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learning Java with Eclipse

 
Dan Bromberg
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Does anyone know of a website or book that teaches Java along with Eclipse?
I think it would be a wonderful way to learn the language alongside the IDE (wonder why O'Reilly hasn't come out with such a book?).
Dan
 
Maneesh Godbole
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Dan Bromberg wrote:
.. (wonder why O'Reilly hasn't come out with such a book?).

Probably because it is not such a good idea after all
IDEs are much more than text editors aimed at making life easier for the programmer and as such they abstract many things away from the end user. Things which anyone starting off should know. At a beginners stage you don't want anything happening "automagically" nor do you want to invest time in learning the IDE instead/along with Java. (Yes learning to use any IDE has a learning curve)

So if you are starting off, I would go with a text editor (like JEdit for e.g.) which will help you indenting and formatting your code but almost nothing else. Once you are comfortable and have solidly mastered the basics, you can upgrade to an IDE
 
E Armitage
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Many people believe that you should NOT use an IDE when learning Java at the start because many concepts that you need to learn when learning Java are hidden (or not made obvious) when using an IDE. Only use an IDE when you have learnt all the basics of compiling code, reading compilation error messages, setting classpaths, running programs e.t.c
 
Dan Bromberg
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I can appreciate that learning Java is a chore in itself so why burden a newbie with the overhead of an IDE learning curve; but once the very basics of Java are mastered it would be nice to have Eclipse clear up any misconceptions by stepping you through a series of programs: starting with something very basic to progressively more advanced. I would love to see a Schaum's Outline approach where the problem is defined and after it is coded how common errors are uncovered by Eclipse. If anyone knows of any Eclipse sites that has tons of examples (how I learn best) I'd be very appreciative.
Thanks!
 
Maneesh Godbole
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Dan Bromberg
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Nice!
Thanks, Maneesh.
 
Jim Venolia
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Dan Bromberg wrote: why burden a newbie with the overhead of an IDE learning curve!


Because if you really need a debugger (as opposed to printf), you have to run an IDE.

/ too bad the command line java debugger blows
// love me a Java flavored gdb
 
Dan Bromberg
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Jim,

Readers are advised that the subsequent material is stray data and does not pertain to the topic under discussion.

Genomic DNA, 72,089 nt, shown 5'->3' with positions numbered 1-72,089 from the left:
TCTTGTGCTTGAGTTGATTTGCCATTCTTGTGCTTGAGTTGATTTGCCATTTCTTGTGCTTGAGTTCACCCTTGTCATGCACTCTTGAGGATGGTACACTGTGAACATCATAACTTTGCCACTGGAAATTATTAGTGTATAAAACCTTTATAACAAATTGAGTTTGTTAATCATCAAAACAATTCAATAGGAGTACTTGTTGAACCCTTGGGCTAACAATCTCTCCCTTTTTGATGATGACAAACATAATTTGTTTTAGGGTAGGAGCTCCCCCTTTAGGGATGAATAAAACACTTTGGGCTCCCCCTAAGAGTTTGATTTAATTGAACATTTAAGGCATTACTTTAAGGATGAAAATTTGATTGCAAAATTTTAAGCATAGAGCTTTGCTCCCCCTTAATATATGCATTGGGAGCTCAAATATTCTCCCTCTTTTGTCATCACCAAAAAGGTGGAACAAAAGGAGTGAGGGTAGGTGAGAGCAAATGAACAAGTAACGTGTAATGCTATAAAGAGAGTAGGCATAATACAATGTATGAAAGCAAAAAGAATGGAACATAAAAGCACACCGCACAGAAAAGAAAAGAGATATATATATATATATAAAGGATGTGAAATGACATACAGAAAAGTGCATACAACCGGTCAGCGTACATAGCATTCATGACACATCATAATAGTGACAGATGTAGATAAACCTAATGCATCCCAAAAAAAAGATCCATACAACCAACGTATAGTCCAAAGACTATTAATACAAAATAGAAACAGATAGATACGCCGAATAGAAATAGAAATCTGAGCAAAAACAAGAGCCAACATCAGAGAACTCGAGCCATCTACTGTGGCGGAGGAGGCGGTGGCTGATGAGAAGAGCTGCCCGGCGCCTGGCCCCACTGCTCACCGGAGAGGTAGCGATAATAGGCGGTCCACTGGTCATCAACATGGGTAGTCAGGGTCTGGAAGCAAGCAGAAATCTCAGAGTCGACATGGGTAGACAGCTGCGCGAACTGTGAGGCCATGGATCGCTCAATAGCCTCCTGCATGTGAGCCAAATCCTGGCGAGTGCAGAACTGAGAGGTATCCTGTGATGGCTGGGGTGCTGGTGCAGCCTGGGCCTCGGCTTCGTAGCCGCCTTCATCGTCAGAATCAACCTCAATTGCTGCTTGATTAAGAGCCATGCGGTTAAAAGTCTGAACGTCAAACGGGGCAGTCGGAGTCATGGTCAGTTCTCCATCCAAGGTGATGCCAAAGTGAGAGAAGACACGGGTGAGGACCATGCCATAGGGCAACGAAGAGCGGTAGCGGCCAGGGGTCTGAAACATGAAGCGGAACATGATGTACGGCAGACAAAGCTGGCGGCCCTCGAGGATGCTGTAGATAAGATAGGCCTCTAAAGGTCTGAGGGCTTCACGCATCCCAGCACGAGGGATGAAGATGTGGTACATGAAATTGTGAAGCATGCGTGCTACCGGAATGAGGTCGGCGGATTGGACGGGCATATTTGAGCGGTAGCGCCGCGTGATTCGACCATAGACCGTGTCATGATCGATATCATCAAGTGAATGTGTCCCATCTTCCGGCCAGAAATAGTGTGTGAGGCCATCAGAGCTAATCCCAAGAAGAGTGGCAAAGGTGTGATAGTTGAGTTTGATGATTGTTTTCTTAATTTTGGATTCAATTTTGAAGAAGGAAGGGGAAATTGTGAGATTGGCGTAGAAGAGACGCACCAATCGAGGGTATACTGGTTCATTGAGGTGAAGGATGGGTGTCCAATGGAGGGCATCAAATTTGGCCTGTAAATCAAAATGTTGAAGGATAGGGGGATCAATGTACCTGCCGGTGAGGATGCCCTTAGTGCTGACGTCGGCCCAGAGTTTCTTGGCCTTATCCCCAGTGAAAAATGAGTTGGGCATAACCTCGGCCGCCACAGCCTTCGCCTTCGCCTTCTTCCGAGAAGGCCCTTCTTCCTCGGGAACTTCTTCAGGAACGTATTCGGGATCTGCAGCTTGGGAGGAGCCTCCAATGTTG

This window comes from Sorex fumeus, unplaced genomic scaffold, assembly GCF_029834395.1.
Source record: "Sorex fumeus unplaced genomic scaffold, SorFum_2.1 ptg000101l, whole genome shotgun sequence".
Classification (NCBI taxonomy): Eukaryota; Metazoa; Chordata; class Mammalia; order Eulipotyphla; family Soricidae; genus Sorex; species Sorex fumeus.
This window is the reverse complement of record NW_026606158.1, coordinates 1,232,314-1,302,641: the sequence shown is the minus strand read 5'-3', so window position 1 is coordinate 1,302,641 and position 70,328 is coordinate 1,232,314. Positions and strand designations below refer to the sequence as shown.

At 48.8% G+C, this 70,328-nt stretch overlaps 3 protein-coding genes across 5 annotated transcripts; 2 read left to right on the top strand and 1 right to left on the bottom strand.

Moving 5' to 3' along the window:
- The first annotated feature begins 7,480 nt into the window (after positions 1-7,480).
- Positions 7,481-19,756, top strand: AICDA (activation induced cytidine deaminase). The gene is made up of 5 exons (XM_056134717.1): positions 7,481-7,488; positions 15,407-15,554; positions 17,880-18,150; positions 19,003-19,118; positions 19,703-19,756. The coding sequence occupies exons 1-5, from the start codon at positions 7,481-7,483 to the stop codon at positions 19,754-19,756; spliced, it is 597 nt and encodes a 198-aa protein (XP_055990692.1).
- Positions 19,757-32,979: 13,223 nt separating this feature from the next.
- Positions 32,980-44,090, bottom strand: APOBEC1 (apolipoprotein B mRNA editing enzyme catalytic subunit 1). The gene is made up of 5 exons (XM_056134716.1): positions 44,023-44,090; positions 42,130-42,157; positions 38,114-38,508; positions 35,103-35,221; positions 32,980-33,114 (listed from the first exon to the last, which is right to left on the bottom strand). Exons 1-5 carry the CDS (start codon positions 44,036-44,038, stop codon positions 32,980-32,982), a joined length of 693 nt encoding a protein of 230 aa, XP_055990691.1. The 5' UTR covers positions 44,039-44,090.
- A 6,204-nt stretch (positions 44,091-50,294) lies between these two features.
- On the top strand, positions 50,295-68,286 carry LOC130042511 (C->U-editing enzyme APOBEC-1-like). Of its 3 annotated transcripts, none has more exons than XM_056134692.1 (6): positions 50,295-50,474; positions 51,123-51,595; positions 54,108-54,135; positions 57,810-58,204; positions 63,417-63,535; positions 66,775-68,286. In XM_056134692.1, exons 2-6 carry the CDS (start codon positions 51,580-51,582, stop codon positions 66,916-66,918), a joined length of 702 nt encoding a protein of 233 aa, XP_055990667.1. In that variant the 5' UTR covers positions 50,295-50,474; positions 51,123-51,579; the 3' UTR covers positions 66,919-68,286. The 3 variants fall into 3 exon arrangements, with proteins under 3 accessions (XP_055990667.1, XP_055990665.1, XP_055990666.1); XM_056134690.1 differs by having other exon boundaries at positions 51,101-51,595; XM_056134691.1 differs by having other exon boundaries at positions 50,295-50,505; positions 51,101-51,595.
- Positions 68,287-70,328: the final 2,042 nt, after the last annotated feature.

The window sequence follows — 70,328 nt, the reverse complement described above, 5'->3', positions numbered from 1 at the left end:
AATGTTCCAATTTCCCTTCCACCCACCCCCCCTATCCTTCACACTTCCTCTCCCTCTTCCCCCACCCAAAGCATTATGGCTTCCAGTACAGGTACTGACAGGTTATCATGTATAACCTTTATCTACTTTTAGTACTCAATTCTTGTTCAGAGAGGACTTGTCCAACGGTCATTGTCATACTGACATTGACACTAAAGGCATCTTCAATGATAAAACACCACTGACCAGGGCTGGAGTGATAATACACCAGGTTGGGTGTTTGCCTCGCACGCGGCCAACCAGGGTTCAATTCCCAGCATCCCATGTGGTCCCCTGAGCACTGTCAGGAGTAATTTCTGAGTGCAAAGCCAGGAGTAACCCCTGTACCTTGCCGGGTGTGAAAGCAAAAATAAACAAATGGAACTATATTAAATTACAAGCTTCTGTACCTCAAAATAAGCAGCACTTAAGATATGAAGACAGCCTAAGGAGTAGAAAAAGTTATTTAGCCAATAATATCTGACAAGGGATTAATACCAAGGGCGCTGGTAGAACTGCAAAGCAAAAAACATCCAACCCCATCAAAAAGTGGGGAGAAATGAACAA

Of course an IDE's debugger is essential - I just meant learning Java & Eclipse independently is enough of a chore. But once you have mastered the bare bones of Java it would be nice to have a series of progressively complex programs to run through Eclipse's debugger that would make the Java concepts come to life.
Dan
 
Michael McGuire
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Here's a free and interesting series of sixteen videos that introduce them simultaneously. http://eclipsetutorial.sourceforge.net/totalbeginner.html
 
Jim Venolia
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Yeah, that's my big problem with learning Eclipse. I don't want to watch videos, I want to read about it
 
Paul Clapham
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You too? I noticed that people seem to be using video tutorials these days. If it was a tutorial for how to change the pipe under your bathroom sink I could understand that, but for text-oriented things I want a text-based tutorial.
 
Dan Bromberg
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Thanks! I've read thru my share of Java & Eclipse books so a series of videos will be a welcome change.
 
Nate Gilbert
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Thanks for this helpful info. I am learning Java and want to do it as quickly as possible.
Your advice to learn Eclipse later can borrow me a lot of time now for Java.

I need a community I can plug into and I believe this may be it. Nate
 
Dan Bromberg
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I cannot think of a better way to learn a topic than by doing it - like the Schaums Outine series in math/physics...what a big help those books were in my underrgrad/grad career!
Dan
 
Liutauras Vilda
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Jim Venolia wrote:Because if you really need a debugger (as opposed to printf), you have to run an IDE.
That is not true.

With jdk comes command line debugger jdb. It does everything you need to start.
 
Ahmed Bin S
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I think videos can be useful for getting an introduction and overview, especially for something that is "graphical" like an IDE. To me they are complimentary to written material, and not a replacement.
 
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